The economic implications of COVID-19 are hard to overstate. More than 22 million Americans have filed for unemployment, with even more taking home less pay as a result of decreased hours. This is further underscored by the U.S. Chamber of Commerce’s statement that we are in uncharted economic waters. Those most vulnerable to the United States’ economic yo-yo are small businesses already operating on razor-thin margins, and individuals with debt obligations unable to be discharged via bankruptcy, such as student loans. Economically, the worst is yet to come. The federal government’s historic $2 trillion stimulus package is an attempt to stem the tide, with many policies targeted at those most vulnerable to the macroeconomic contraction.
The federal government’s economic stimulus package in response to the COVID-19 crisis contained a number of policies within the CARES Act to aid those with student loans. Most notably, the government has allowed borrowers to pause making payments on their student debt without interest accrual for six months, via section 3513, providing immediate relief for those facing unemployment or otherwise on the verge of defaulting on their student loans. The CARES Act enables borrowers to suspend all payments to federal student loans between now and September 30, 2020.
However, a long-awaited (but underreported) provision in the stimulus bill may ultimately yield the greatest relief for borrowers, which included the Employer Participation in Repayment Act. This provision allows employers to make contributions directly to the student debt of employees, tax-free, up to $5,250 per year. Put differently, just as employer contributions to tuition assistance under section 127 are exempt from payroll and income taxes, the same tax protections would be extended to contributions toward an employee’s student debt.
These policies could not be more timely. During a period where the hiring pace is slowing and layoffs are accelerating, the government should remove frictions to hiring and decrease the tax burden on firms and workers struggling to meet their obligations and stay out of default. Both of the above provisions, for the first time, acknowledge the crippling student debt burden today’s multigenerational workforce carries into the workplace.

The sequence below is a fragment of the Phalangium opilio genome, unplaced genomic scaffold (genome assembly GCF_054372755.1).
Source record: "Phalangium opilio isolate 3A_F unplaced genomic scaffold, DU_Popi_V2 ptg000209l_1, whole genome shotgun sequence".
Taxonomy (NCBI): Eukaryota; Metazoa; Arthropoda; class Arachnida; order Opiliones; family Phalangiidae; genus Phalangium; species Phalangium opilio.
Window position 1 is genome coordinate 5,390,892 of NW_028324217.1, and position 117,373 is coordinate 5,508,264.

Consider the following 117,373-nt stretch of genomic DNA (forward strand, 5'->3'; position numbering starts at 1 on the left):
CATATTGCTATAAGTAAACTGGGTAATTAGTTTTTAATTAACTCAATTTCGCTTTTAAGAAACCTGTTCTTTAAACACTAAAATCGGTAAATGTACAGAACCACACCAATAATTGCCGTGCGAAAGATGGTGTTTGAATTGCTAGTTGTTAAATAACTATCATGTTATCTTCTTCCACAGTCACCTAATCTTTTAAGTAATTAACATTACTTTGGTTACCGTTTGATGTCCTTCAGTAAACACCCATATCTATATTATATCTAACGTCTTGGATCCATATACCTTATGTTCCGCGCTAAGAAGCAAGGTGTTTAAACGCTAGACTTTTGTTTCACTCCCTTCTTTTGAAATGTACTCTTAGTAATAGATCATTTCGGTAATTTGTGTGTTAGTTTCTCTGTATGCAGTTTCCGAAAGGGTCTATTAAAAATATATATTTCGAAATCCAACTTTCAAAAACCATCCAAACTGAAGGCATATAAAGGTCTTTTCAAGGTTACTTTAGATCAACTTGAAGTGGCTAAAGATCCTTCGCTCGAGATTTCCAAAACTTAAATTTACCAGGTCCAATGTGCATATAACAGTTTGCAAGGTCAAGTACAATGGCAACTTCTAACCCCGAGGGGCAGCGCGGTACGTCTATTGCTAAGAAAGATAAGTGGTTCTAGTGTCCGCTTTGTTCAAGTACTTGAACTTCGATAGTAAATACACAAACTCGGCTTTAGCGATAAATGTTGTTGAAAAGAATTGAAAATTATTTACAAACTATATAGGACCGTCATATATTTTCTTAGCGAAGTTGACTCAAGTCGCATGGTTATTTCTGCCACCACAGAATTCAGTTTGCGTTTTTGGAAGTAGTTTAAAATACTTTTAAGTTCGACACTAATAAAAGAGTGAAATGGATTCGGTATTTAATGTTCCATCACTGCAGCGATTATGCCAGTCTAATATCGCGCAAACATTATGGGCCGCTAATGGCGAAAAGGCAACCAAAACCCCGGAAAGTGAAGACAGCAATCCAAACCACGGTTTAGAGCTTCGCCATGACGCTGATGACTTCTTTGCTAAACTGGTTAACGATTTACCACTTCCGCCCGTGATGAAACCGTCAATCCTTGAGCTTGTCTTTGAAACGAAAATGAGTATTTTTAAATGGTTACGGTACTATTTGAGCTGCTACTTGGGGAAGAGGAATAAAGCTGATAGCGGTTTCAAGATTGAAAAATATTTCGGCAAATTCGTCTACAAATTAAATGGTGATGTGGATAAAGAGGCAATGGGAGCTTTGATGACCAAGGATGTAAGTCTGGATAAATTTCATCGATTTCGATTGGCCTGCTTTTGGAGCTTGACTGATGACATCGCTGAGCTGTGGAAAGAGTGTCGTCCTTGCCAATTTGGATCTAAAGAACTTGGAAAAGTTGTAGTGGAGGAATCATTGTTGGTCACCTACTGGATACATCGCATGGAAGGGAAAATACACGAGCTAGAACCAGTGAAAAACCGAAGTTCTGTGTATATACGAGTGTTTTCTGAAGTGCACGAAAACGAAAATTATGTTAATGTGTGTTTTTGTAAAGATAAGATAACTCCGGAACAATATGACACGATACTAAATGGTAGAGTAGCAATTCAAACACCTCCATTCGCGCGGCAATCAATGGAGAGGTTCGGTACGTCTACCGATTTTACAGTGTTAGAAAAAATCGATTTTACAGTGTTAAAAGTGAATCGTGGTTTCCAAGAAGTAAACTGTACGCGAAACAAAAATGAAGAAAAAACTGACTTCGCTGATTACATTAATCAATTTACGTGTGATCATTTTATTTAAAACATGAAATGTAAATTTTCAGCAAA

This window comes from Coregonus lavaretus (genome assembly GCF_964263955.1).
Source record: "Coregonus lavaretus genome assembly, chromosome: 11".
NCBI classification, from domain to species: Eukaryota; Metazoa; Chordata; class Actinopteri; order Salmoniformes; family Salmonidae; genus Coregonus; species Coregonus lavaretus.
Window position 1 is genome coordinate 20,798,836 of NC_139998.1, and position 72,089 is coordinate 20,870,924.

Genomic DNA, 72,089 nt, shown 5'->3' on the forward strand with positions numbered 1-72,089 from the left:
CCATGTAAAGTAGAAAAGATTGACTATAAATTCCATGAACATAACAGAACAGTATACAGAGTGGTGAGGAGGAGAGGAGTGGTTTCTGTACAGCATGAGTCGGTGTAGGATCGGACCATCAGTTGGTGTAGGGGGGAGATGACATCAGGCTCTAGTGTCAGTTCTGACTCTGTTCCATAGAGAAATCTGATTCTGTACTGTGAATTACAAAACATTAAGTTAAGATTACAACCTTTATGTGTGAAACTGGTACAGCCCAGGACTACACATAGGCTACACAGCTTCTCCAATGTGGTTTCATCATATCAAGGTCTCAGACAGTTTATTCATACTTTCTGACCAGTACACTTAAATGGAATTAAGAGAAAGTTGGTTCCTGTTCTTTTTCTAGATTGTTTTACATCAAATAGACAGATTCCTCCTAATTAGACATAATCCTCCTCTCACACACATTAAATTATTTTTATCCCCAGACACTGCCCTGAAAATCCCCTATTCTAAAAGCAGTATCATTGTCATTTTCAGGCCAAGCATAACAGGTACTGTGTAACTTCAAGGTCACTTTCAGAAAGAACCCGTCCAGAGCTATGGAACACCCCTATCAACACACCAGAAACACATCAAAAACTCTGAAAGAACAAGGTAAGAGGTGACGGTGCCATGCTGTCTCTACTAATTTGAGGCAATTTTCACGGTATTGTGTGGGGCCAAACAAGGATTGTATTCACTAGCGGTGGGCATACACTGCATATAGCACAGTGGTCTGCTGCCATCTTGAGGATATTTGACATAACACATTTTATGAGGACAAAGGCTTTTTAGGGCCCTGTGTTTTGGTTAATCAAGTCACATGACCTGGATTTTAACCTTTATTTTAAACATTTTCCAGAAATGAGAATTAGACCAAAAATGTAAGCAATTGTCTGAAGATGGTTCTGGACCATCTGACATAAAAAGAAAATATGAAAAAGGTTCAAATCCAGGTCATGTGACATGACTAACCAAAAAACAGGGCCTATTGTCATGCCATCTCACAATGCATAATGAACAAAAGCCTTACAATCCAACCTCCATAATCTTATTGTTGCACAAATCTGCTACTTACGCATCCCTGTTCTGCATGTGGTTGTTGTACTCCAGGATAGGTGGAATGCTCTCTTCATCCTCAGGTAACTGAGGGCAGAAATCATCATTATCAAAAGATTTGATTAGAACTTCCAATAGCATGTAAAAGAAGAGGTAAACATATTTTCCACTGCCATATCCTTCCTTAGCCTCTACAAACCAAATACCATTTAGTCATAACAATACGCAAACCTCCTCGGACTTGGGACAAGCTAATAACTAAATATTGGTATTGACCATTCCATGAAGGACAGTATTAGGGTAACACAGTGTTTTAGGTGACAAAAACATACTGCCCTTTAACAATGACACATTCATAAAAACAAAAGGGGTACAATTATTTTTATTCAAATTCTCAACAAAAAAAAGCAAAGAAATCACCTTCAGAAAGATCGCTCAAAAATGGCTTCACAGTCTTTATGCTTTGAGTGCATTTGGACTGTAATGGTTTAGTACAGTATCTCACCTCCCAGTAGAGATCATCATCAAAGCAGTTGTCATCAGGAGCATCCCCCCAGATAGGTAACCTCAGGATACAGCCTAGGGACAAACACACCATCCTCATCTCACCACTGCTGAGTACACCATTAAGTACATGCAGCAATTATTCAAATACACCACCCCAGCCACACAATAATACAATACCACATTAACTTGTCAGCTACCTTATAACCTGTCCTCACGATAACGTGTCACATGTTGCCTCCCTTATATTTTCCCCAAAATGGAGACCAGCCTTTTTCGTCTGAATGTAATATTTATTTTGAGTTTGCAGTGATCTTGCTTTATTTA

On an individual level, this program could be game-changing for borrowers. For the average student loan holder, an employer contribution of $5,250 in today’s interest-free environment would reduce the total cost of their loan by over $10,000 and get them out of debt almost two years sooner.
Unfortunately, like many policies in the stimulus package, the CARES Act instituted an expiration date: January 1, 2021. If tax-free employer-sponsored contributions were to remain in play post-2020, the total outstanding student debt of $1.6 trillion could be reduced by one-third over 10 years. This is the aim of the Employer Participation in Repayment Act, HR 1043, and its sister bill, S.460, the latter of which mandates nondiscriminatory implementation. Both bills would not only reduce the total outstanding student debt by one-third over the course of a decade but would dramatically improve the health of the overall federal student loan debt portfolio, as the current default rate of 11% is projected to skyrocket in the wake of historic unemployment.
Proponents of the act could institute the policy more permanently as part of a tax extender package, which requires fewer legislative hoops to jump through. Its inclusion as part of a tax extender package would change this policy from an eight-month reality to a more permanent solution. This extension is critical to the stimulus package’s efficacy; employers need time to get back on their feet and respond to set up their organization and their employees for long-term success.
We urge borrowers to call their student loan servicer to communicate their intention to participate in six months of relief from student loan payments and reassess their repayment options. Many borrowers can greatly benefit from income-driven repayment programs and other federal repayment plans that enable borrowers to substantially reduce their monthly payments in relation to their financial context. On average, borrowers save $326 a month and $3,912 in the first year alone by simply transitioning to a federal payment program that is commensurate with income. Taking the appropriate steps based on the current legislation and state of the market is vital to managing student debt during this difficult time and, ultimately, securing future financial wellness.